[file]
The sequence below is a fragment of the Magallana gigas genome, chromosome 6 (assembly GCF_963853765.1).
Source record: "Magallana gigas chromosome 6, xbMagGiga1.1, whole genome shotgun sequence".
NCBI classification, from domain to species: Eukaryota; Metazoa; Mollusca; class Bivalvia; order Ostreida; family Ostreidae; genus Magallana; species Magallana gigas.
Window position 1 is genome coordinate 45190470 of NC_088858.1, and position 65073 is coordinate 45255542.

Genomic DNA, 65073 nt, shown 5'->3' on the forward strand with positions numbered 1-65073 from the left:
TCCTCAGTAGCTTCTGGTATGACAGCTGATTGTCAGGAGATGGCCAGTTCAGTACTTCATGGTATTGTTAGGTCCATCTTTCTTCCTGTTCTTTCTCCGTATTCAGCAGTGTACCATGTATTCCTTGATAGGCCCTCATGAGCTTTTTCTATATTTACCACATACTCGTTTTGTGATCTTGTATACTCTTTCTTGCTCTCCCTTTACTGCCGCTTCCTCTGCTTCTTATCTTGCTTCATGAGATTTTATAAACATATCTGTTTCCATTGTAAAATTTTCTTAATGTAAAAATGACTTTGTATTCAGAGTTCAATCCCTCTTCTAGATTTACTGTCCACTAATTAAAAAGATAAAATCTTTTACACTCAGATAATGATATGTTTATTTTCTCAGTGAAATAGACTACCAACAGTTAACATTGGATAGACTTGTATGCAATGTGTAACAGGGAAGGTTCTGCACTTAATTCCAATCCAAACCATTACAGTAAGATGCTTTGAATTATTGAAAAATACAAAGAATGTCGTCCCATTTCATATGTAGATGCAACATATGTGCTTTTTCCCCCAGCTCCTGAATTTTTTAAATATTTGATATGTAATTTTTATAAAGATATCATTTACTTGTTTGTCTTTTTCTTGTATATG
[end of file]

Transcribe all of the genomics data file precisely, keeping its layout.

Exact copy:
The sequence below is a fragment of the Magallana gigas genome, chromosome 6 (assembly GCF_963853765.1).
Source record: "Magallana gigas chromosome 6, xbMagGiga1.1, whole genome shotgun sequence".
NCBI classification, from domain to species: Eukaryota; Metazoa; Mollusca; class Bivalvia; order Ostreida; family Ostreidae; genus Magallana; species Magallana gigas.
Window position 1 is genome coordinate 45190470 of NC_088858.1, and position 65073 is coordinate 45255542.

Genomic DNA, 65073 nt, shown 5'->3' on the forward strand with positions numbered 1-65073 from the left:
TCCTCAGTAGCTTCTGGTATGACAGCTGATTGTCAGGAGATGGCCAGTTCAGTACTTCATGGTATTGTTAGGTCCATCTTTCTTCCTGTTCTTTCTCCGTATTCAGCAGTGTACCATGTATTCCTTGATAGGCCCTCATGAGCTTTTTCTATATTTACCACATACTCGTTTTGTGATCTTGTATACTCTTTCTTGCTCTCCCTTTACTGCCGCTTCCTCTGCTTCTTATCTTGCTTCATGAGATTTTATAAACATATCTGTTTCCATTGTAAAATTTTCTTAATGTAAAAATGACTTTGTATTCAGAGTTCAATCCCTCTTCTAGATTTACTGTCCACTAATTAAAAAGATAAAATCTTTTACACTCAGATAATGATATGTTTATTTTCTCAGTGAAATAGACTACCAACAGTTAACATTGGATAGACTTGTATGCAATGTGTAACAGGGAAGGTTCTGCACTTAATTCCAATCCAAACCATTACAGTAAGATGCTTTGAATTATTGAAAAATACAAAGAATGTCGTCCCATTTCATATGTAGATGCAACATATGTGCTTTTTCCCCCAGCTCCTGAATTTTTTAAATATTTGATATGTAATTTTTATAAAGATATCATTTACTTGTTTGTCTTTTTCTTGTATATG